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News and updates for today's Medically Unexplained Symptoms conference

The Lived Experience: it’s all in your head
Tim Kent
, Service Lead Primary Care, Consultant Psychotherapist and Social Worker, Tavistock and Portman NHS Foundation Trust

Tim is the Primary Care Service Lead and Consultant Psychotherapist and Social Worker at the Tavistock and Portman NHS Foundation Trust.  He undertook a first degree in Psycho-Social studies at UEL leading to Social Work at London Met and MA at Essex with clinical training in Psychoanalytic Psychotherapy (TQAP – M1) at the Tavistock Centre.  He has worked for 20 years in East London , initially in Child Protection and later as a Consultant and service manager in both Child / Adolescent and Adult Mental health services. For the last 7 years he has been immersed in the Tavistock / Hackney CCG  Primary Care Psychotherapy Consultation Service ( PCPCS)  and is now also  leading the Camden primary care based Team Around the Practice (TAP) since 2015. Tim has a special interest in the application on Tavistock traditions to external settings, translating theory into everyday language (to help train and educate anyone with a core interest in understanding the human condition) and bringing psychoanalytic work to people who might never have access to it outside of a GP surgery. 


Improving the Primary Care Response to Medically Unexplained Symptoms
Dr Thanos Tsapas
, Consultant Psychiatrist in Psychotherapy, Complex Psychological Interventions Service, Avon and Wiltshire Mental Health Partnership NHS Trust (AWP), with Dr David Porteous, GP, Fishponds Family Practice

Pre-event abstract
The speakers Drs Porteous and Tsapas have worked together over the past years and with people with complex difficulties who have attracted the label of medically unexplained symptoms. In their presentation they will share what they have found helpful and also the obstacles in their work, including poverty related distress. They will also present some findings from the Primary Care Assessment and Consultation service (PCACS), which operated in Bristol from March 2014 to October 2016, and the proposal for the evolution of this service in the context of Liaison Psychiatry.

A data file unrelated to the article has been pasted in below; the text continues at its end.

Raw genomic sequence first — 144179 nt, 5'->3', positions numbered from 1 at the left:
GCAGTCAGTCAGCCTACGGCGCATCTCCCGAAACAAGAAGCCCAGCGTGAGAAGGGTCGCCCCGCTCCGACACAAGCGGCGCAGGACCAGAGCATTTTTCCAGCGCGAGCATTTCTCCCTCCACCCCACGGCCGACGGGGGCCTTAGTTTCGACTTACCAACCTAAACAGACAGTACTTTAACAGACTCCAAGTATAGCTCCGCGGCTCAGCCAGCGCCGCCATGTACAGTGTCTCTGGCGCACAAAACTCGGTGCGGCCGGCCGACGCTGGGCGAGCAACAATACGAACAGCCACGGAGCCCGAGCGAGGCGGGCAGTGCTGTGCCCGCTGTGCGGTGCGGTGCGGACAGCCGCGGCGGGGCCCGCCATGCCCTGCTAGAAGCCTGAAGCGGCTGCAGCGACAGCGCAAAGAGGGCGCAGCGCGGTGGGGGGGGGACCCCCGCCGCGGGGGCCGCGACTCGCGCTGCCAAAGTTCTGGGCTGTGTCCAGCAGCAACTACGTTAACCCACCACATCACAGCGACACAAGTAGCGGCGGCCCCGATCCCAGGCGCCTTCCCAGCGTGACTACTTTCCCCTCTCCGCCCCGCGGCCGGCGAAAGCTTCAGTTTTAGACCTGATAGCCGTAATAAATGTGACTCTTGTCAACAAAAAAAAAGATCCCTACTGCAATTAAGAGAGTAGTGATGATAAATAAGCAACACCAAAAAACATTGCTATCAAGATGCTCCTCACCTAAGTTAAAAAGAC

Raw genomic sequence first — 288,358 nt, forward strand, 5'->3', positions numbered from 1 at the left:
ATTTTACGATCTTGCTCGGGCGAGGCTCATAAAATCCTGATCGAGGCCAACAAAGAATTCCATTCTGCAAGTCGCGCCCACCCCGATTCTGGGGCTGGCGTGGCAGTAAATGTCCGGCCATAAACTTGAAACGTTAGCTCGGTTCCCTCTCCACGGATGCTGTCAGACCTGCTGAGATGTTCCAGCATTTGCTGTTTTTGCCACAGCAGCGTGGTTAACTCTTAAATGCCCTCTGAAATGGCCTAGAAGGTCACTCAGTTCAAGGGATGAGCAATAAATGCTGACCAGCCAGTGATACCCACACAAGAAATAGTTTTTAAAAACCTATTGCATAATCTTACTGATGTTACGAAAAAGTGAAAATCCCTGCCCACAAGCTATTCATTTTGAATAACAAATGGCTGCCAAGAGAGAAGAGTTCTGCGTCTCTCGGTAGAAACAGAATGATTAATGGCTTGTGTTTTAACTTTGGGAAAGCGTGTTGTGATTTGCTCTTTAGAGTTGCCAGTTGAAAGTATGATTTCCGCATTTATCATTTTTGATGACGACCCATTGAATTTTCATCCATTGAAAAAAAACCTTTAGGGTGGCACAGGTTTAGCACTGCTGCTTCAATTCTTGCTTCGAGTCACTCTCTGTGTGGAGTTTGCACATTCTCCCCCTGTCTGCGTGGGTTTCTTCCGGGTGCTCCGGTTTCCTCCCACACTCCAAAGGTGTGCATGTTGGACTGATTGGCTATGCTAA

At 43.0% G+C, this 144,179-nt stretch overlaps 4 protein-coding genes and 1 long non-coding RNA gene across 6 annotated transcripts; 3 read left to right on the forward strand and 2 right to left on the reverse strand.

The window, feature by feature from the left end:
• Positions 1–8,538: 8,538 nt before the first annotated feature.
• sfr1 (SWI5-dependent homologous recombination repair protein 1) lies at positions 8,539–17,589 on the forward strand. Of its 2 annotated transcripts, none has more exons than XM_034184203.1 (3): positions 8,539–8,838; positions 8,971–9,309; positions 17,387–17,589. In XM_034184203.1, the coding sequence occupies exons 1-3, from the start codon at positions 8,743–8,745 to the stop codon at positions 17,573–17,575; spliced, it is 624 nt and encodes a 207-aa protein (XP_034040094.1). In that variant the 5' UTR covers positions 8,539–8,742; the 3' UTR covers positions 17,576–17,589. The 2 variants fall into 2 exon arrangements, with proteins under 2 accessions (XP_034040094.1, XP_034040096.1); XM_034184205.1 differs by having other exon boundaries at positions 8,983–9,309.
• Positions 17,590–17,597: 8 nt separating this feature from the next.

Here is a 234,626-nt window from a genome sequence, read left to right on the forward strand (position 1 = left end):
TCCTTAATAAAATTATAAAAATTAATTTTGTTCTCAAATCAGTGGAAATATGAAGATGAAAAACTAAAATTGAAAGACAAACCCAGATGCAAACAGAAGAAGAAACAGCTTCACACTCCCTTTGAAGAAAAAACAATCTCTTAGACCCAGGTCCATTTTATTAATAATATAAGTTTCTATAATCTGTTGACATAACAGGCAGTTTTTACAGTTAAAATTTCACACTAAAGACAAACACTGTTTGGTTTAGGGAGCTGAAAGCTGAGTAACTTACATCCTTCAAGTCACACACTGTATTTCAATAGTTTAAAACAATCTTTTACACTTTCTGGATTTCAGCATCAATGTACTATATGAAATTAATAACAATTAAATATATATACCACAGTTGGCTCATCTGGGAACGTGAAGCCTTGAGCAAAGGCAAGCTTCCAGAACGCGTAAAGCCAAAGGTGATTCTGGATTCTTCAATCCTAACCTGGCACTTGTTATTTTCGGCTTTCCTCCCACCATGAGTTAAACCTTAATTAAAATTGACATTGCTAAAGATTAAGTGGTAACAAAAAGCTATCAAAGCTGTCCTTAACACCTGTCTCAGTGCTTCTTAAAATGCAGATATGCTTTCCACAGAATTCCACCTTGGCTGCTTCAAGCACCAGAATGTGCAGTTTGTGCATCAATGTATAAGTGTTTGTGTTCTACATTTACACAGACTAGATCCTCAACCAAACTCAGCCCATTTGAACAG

"With MUS the patient doesn’t know what’s the matter and neither does the Doctor. 15 – 30 percent of all primary care consultations are medically unexplained Patients don’t like scans and blood tests. The main reason GP’s send for further investigation is because they run out of time as they only have 10 minutes for each patient Its our job as a GP to ask the right questions and to manage risk The medical model we were all trained to follow is Symptoms, Diagnosis, Treatment – This model does not work with medically unexplained symptoms. It doesn’t help to focus on diagnosis – focus on the symptoms and their effect’ Treat the treatable bits – eg anxiety and depression and Empathise GP’s having psychological training is crucial as it means the patients do not have to keep coming back, they can be referred to a psychological liason service if available"

Full PowerPoint Presentation


Working in partnership to develop an effective care pathway
Dr Catherine Parker
, Consultant Clinical Psychologist, Clinical Lead for Familiar Faces, Physical Health and Rehabilitation Psychology, Cumbria Partnership NHS Foundation Trust

Catherine is a Clinical Psychologist and Clinical Lead for Familiar Faces in Cumbria. The Familiar Faces team is part of the Cumbria Physical Health Psychology Service and is commissioned to work with people whose complex physical, psychological and social needs bring them into frequent contact with the health care system. 
Catherine trained as a Clinical Psychologist at Lancaster University and qualified in 2010. She worked for seven years in the Clinical Health Psychology Department at the Queen Elizabeth Hospital in Kings Lynn, where she took a lead in developing and delivering the psychological trauma, stroke and neuropsychology pathways. She joined the Cumbria Health Psychology Service in January 2018.

"A patient suffering with MUS usually has Persistent physical symptoms with a wide variation in symptoms. In Cumbria we have set up Familiar Faces  - this is for frequent attenders who are presenting MUS. We have living well coaches as well as a full time Clinical Psychologist to help treat these patients. Our findings so far show a 50 percent reduction in GP visits and 27 percent reduction of visiting A and E"

Full PowerPoint Presentation

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